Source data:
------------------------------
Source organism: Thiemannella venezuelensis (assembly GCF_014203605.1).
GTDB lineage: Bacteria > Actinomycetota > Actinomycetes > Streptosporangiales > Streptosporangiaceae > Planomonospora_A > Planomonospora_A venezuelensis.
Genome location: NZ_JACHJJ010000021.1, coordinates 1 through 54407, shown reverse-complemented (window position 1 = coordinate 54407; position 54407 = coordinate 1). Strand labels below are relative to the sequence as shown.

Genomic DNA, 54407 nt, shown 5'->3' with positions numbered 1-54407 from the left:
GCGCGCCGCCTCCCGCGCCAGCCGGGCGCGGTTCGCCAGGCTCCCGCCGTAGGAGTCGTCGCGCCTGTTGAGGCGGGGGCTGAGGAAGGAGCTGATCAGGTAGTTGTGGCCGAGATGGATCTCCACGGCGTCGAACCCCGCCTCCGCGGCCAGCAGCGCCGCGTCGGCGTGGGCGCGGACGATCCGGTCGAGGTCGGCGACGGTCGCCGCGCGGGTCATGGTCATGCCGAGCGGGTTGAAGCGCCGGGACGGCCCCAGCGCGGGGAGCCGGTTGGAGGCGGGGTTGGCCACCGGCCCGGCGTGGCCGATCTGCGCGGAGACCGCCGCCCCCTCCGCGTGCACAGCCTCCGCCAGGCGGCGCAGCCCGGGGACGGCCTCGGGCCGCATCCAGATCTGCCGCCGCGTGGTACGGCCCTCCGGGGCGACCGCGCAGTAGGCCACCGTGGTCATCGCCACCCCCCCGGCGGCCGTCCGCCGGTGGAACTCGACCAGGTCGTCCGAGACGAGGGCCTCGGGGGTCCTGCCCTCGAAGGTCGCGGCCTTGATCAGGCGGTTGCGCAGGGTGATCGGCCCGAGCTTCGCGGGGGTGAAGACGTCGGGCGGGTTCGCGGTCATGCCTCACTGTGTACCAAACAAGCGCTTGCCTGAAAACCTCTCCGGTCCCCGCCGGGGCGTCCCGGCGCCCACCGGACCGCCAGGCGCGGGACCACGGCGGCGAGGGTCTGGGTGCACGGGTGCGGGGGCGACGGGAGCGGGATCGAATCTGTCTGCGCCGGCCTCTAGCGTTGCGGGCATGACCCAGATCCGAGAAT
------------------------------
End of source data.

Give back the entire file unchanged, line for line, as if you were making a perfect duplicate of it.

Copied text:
Source organism: Thiemannella venezuelensis (assembly GCF_014203605.1).
GTDB lineage: Bacteria > Actinomycetota > Actinomycetes > Streptosporangiales > Streptosporangiaceae > Planomonospora_A > Planomonospora_A venezuelensis.
Genome location: NZ_JACHJJ010000021.1, coordinates 1 through 54407, shown reverse-complemented (window position 1 = coordinate 54407; position 54407 = coordinate 1). Strand labels below are relative to the sequence as shown.

Genomic DNA, 54407 nt, shown 5'->3' with positions numbered 1-54407 from the left:
GCGCGCCGCCTCCCGCGCCAGCCGGGCGCGGTTCGCCAGGCTCCCGCCGTAGGAGTCGTCGCGCCTGTTGAGGCGGGGGCTGAGGAAGGAGCTGATCAGGTAGTTGTGGCCGAGATGGATCTCCACGGCGTCGAACCCCGCCTCCGCGGCCAGCAGCGCCGCGTCGGCGTGGGCGCGGACGATCCGGTCGAGGTCGGCGACGGTCGCCGCGCGGGTCATGGTCATGCCGAGCGGGTTGAAGCGCCGGGACGGCCCCAGCGCGGGGAGCCGGTTGGAGGCGGGGTTGGCCACCGGCCCGGCGTGGCCGATCTGCGCGGAGACCGCCGCCCCCTCCGCGTGCACAGCCTCCGCCAGGCGGCGCAGCCCGGGGACGGCCTCGGGCCGCATCCAGATCTGCCGCCGCGTGGTACGGCCCTCCGGGGCGACCGCGCAGTAGGCCACCGTGGTCATCGCCACCCCCCCGGCGGCCGTCCGCCGGTGGAACTCGACCAGGTCGTCCGAGACGAGGGCCTCGGGGGTCCTGCCCTCGAAGGTCGCGGCCTTGATCAGGCGGTTGCGCAGGGTGATCGGCCCGAGCTTCGCGGGGGTGAAGACGTCGGGCGGGTTCGCGGTCATGCCTCACTGTGTACCAAACAAGCGCTTGCCTGAAAACCTCTCCGGTCCCCGCCGGGGCGTCCCGGCGCCCACCGGACCGCCAGGCGCGGGACCACGGCGGCGAGGGTCTGGGTGCACGGGTGCGGGGGCGACGGGAGCGGGATCGAATCTGTCTGCGCCGGCCTCTAGCGTTGCGGGCATGACCCAGATCCGAGAAT